Oscar Nominated Film Reviews: Selma and Boyhood

Movie posters for Selma and Boyhood films

By Adilene Rodriguez


By now most moviegoers know the story of Martin Luther King Jr. and his role in the Civil Rights Movement in America. “Selma” highlights the events that lead up to the Selma to Montgomery Voting Rights March in 1965. But what “Selma” most importantly does is tell the story of Martin Luther King Jr. the man. In some of the scenes, such as one where right before King heads out to Selma, he calls gospel singer Mahalia Jackson and request that she sings for him, soothing a visibly frightened King.

Scenes like these and scene we see him with his wife, Coretta Scott King (played by Carmen Ejogo, her second time playing this role), allows the viewers to see him in another light no other film about King has been able to do. Actor David Oyelowo portrays King with such humanity; the outrage over Oyelowo and “Selma” director Ava Duvernay not being nominated in this year’s Oscars is completely reasonable.

Final Rating: 10/10


Director Richard Linklater was able to transform the universal story of growing up, into a timeless piece of work. “Boyhood” is a coming of age story that made cinematic history by being the first film to be shot over the course of 12 years with the same cast, which includes Patricia Arquette and Ethan Hawke, both nominated for Best Supporting Actress and Actor at this years Oscars.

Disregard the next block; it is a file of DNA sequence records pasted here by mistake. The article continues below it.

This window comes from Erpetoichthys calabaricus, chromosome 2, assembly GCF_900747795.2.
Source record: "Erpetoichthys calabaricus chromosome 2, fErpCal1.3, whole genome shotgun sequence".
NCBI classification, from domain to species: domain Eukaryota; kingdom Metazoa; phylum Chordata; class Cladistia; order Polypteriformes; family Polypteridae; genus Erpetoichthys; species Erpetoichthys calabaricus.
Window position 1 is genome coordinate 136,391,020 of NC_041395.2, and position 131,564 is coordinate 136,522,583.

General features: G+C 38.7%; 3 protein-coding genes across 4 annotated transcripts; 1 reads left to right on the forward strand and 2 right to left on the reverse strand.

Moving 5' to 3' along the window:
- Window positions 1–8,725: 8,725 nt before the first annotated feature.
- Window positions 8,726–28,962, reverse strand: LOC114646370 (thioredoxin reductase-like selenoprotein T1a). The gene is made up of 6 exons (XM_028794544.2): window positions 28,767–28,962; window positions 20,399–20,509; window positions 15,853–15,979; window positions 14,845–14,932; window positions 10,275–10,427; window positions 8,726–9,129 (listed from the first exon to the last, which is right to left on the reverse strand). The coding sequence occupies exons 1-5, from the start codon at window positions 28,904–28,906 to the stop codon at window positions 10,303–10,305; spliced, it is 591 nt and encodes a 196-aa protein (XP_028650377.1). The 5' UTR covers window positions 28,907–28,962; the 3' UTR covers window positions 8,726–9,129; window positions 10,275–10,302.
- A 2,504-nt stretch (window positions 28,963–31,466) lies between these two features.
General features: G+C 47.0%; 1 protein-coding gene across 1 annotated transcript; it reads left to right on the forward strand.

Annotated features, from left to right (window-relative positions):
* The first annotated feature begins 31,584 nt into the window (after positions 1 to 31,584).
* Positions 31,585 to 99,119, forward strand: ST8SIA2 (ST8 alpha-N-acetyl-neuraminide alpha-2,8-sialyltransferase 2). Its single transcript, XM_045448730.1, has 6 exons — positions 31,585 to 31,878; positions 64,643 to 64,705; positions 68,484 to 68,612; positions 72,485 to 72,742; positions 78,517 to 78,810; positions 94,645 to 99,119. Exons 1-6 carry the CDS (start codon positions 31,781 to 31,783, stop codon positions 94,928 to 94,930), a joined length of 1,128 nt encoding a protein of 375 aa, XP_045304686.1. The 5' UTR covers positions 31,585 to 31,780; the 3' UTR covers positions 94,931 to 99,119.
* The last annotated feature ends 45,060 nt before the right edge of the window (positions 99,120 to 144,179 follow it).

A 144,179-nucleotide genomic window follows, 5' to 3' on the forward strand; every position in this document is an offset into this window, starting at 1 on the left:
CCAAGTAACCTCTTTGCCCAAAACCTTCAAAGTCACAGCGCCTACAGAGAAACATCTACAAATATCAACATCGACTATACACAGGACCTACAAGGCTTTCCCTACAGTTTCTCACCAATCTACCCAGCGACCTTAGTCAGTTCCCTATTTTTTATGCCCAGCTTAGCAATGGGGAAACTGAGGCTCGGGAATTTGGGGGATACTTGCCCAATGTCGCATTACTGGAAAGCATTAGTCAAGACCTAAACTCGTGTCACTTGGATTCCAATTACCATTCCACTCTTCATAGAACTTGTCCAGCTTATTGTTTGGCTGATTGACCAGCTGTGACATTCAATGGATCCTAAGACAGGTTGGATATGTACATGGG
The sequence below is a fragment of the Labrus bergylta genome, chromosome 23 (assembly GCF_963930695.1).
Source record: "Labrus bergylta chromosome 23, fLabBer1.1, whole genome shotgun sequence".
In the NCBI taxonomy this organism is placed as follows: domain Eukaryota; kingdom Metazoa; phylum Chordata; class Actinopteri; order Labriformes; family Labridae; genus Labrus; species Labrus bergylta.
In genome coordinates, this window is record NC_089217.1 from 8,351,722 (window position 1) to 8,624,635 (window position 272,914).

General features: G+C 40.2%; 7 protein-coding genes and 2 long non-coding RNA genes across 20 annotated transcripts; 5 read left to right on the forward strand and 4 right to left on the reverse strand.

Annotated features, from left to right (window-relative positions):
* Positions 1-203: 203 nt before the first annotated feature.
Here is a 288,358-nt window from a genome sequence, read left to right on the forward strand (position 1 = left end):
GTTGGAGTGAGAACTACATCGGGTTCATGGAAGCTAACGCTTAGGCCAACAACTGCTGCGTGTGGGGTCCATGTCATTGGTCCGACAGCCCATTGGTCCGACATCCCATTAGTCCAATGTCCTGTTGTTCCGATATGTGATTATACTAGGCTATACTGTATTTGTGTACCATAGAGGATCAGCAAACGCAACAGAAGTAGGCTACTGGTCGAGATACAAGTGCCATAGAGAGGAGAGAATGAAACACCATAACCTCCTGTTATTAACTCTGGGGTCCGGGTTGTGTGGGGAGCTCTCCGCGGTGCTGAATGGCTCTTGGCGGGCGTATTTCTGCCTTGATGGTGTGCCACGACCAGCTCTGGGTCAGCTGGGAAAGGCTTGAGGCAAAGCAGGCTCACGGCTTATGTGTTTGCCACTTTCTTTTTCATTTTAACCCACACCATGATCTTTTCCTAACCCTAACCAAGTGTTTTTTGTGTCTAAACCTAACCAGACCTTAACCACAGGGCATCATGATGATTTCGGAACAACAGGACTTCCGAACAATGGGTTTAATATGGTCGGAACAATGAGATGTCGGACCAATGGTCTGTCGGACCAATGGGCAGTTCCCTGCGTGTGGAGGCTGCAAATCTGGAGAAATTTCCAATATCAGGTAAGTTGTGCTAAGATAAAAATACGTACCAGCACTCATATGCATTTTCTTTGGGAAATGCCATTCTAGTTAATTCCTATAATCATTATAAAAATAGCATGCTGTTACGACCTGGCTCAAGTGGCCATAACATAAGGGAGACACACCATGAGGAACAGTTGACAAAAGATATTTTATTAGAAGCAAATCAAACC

The film tells the story of Mason, played by Ellar Coltrane, a young boy who deals with the trials and tribulations of growing up with divorced parents, moving around, falling in love and figuring out what he wants to do with his future. You’re so entranced with the story and being empathetic to Mason and his family, you forget that you are watching the same actors aging before your eyes.

It is such an ingenious idea for a film, it’s hard to believe that this is the first time its ever been done and the simplicity of the story is what makes that much more genius. For any film maker who dares try to imitate this has their work cut out for them. And after Boyhood, it’s hard to imagine anyone else would, making Boyhood that much more exceptional.

Final Rating: 10/10

Comments - review our comment policy

One comment